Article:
<< Sharing Experience and Advices >>

Since I might not do bug bounty a lot from now on, I would like to share my experience that I learned as a Bug Bounty Hunter during these two years.

  • Don’t do Bug Bounties as a Full Time Job if you are not experienced nor have enough knowledge for that, because trust me, you will burnout rapidly. You can do it as a part time job to add extra cash but not as a main source of income.
  • Never Stop Learning. Every day new bugs are arising and new protections are being implemented, so you have to stay updated if you want to keep finding bugs.
  • Reading writeups is very important. For every writeup you read, you will learn new information, you will also enlarge your knowledge and expand your methodology in approaching targets. I personally rely on reading writeups when I want to learn new techniques.
  • Automation will not find vulnerabilities for you, they will help you to find bugs faster. Automating something without understanding the reason behind it is useless even if you used it and found a bug with it. For me, I use automation for my Recon phase and not for finding bugs. But sometimes I ended up finding High information leakage via my automation scripts which is not bad because I know how to use them.
  • Don’t evaluate the finding based on the bounty. Because same bug found in Google may be paid more than the same one found in a small program with minimal payments.
  • Writing a well explained and developed report is always highly appreciated. No need to write a long report, but at least clear explanation about the bug and clear reproduction steps. Don’t forget to mention the remediation steps because it shows the Triager that you understand the bug and how it can be fixed.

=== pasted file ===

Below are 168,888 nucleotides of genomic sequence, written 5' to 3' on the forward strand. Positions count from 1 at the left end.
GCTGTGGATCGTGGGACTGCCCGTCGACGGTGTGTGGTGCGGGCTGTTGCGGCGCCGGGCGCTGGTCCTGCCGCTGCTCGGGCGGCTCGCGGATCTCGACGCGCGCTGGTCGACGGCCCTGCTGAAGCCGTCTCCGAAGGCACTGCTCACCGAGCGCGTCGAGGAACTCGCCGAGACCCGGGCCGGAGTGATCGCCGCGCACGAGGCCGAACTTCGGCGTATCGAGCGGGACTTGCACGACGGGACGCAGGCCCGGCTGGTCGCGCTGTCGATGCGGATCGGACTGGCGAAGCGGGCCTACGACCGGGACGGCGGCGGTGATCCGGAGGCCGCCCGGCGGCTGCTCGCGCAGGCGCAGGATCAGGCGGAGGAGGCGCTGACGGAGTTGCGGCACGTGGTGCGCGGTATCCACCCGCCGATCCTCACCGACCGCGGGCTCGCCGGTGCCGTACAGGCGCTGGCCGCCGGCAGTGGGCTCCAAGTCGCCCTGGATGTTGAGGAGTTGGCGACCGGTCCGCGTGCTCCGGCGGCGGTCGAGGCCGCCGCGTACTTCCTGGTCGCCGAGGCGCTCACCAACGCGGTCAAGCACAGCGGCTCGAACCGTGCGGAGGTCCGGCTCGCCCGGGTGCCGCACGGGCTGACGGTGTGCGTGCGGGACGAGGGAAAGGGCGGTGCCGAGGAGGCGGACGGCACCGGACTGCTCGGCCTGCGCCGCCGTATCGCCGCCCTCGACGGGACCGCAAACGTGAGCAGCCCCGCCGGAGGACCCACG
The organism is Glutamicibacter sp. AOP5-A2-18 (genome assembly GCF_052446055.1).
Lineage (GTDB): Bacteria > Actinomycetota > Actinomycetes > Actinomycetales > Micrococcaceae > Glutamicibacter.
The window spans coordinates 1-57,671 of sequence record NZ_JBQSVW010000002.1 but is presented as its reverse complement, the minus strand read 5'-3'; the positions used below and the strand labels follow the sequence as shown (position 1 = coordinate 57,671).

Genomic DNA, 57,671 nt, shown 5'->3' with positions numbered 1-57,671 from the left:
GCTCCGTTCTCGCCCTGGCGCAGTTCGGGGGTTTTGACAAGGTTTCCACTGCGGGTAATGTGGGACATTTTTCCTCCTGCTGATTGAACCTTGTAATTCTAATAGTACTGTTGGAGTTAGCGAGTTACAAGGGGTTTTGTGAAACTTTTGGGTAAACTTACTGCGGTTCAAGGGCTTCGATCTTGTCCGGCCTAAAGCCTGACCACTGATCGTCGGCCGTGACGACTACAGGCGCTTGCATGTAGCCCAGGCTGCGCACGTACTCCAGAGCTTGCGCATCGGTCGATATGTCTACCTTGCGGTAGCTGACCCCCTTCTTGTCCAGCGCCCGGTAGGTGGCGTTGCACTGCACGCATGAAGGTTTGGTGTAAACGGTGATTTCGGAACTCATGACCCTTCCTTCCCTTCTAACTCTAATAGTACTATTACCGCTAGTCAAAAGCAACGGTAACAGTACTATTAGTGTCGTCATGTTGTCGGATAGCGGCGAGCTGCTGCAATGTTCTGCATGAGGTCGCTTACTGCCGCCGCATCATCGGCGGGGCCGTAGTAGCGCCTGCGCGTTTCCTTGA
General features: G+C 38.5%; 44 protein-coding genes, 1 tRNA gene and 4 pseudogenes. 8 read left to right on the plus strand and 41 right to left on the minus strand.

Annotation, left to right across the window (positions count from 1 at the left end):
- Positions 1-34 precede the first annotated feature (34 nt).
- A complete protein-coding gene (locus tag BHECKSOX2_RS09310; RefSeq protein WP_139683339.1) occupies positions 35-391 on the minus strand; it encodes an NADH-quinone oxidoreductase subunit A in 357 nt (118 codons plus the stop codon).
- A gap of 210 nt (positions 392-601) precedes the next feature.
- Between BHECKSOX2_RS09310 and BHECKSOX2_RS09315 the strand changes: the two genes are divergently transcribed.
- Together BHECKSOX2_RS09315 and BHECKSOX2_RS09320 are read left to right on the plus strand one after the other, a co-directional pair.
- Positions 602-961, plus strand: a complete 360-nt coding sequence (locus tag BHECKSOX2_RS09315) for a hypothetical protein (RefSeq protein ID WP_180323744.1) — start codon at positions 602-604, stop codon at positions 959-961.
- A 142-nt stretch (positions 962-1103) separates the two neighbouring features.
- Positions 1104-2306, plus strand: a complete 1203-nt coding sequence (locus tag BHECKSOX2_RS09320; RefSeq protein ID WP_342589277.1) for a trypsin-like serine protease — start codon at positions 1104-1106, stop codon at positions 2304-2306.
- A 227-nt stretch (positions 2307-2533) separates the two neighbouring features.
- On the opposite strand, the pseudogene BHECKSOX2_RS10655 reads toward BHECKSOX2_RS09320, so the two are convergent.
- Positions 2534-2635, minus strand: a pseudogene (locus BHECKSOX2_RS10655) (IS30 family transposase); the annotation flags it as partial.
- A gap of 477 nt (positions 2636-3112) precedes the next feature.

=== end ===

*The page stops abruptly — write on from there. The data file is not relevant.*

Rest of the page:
• Sometimes sticking with one target program is not good. Do what you think it fits your knowledge when targeting a program. If you found yourself finding good bugs on a target, stick with it for a while and keep checking it, I am sure that you will find more. This is how I do with some private programs that I reached 1st rank in them. On the other hand, if you kept checking a target for some days and couldn’t find any bug, I advice you to change the target and take a little break.
  • Don’t depend on others to find bugs, example don’t apply the same steps that others do and do their techniques. You can check how they work but you should create your own methodology and way of thinking when approaching a target.
  • Make a checklist for yourself when approaching a target, and take notes. It is really helpful. Sometimes I miss to check for some additional bugs but when I revise my checklist I remember what I have to do and I check the target again.
  • You may get disappointed for not finding bugs, it’s okay because this field has already become hard and full of great amount of hackers. Lots of duplicates, it’s okay. Thus you have to think special and act different from others in order to find unique bugs.
  • Bug Bounty Community have helped me reach this level. Every single writeup I read was useful, new information to learn or old information to remember. You will not waste your time reading a writeup on a finding that you already know.
  • I am thankful to all members in the bug bounty community who share their writeups and experience. That’s why I am sharing too because this is how I learned.

I am planning to do an explicit article collecting the most important and valuable resources to learn bug bounty and master it. Knowing that I just learned from Google and Writeups but there are some really great resources like Pentesterlab and PortSwigger Web Academy to start learning the right way and avoid wasting time. I will try my best not to take long to publish the article.

I hope that you find this article useful and you benefit from the advices mentioned.

Thank you for your time reading this.

Ahmad Halabi.